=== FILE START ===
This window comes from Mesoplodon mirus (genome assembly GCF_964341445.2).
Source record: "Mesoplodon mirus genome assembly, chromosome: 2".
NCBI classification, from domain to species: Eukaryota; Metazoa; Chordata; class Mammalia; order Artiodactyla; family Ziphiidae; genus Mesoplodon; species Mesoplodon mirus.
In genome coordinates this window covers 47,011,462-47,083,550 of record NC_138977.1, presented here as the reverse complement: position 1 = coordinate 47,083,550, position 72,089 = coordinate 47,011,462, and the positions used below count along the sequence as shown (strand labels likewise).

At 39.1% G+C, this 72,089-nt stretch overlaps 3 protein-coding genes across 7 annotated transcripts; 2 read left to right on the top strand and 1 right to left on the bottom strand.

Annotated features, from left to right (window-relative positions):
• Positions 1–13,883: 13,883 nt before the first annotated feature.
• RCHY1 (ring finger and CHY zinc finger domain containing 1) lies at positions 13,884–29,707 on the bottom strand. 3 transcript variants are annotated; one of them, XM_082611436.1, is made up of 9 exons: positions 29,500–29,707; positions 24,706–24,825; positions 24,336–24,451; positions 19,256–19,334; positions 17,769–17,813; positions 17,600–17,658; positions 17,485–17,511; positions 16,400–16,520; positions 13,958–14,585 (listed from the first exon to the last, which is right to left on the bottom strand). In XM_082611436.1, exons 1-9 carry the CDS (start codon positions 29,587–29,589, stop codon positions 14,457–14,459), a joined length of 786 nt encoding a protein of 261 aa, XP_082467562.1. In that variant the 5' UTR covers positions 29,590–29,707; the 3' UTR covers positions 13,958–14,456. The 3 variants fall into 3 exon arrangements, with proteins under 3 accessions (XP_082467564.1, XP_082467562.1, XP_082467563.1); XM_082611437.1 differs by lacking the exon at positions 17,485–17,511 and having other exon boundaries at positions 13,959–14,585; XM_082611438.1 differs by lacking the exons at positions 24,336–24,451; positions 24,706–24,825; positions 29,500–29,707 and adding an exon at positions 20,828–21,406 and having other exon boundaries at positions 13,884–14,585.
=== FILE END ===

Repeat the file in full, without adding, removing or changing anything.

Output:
This window comes from Mesoplodon mirus (genome assembly GCF_964341445.2).
Source record: "Mesoplodon mirus genome assembly, chromosome: 2".
NCBI classification, from domain to species: Eukaryota; Metazoa; Chordata; class Mammalia; order Artiodactyla; family Ziphiidae; genus Mesoplodon; species Mesoplodon mirus.
In genome coordinates this window covers 47,011,462-47,083,550 of record NC_138977.1, presented here as the reverse complement: position 1 = coordinate 47,083,550, position 72,089 = coordinate 47,011,462, and the positions used below count along the sequence as shown (strand labels likewise).

At 39.1% G+C, this 72,089-nt stretch overlaps 3 protein-coding genes across 7 annotated transcripts; 2 read left to right on the top strand and 1 right to left on the bottom strand.

Annotated features, from left to right (window-relative positions):
• Positions 1–13,883: 13,883 nt before the first annotated feature.
• RCHY1 (ring finger and CHY zinc finger domain containing 1) lies at positions 13,884–29,707 on the bottom strand. 3 transcript variants are annotated; one of them, XM_082611436.1, is made up of 9 exons: positions 29,500–29,707; positions 24,706–24,825; positions 24,336–24,451; positions 19,256–19,334; positions 17,769–17,813; positions 17,600–17,658; positions 17,485–17,511; positions 16,400–16,520; positions 13,958–14,585 (listed from the first exon to the last, which is right to left on the bottom strand). In XM_082611436.1, exons 1-9 carry the CDS (start codon positions 29,587–29,589, stop codon positions 14,457–14,459), a joined length of 786 nt encoding a protein of 261 aa, XP_082467562.1. In that variant the 5' UTR covers positions 29,590–29,707; the 3' UTR covers positions 13,958–14,456. The 3 variants fall into 3 exon arrangements, with proteins under 3 accessions (XP_082467564.1, XP_082467562.1, XP_082467563.1); XM_082611437.1 differs by lacking the exon at positions 17,485–17,511 and having other exon boundaries at positions 13,959–14,585; XM_082611438.1 differs by lacking the exons at positions 24,336–24,451; positions 24,706–24,825; positions 29,500–29,707 and adding an exon at positions 20,828–21,406 and having other exon boundaries at positions 13,884–14,585.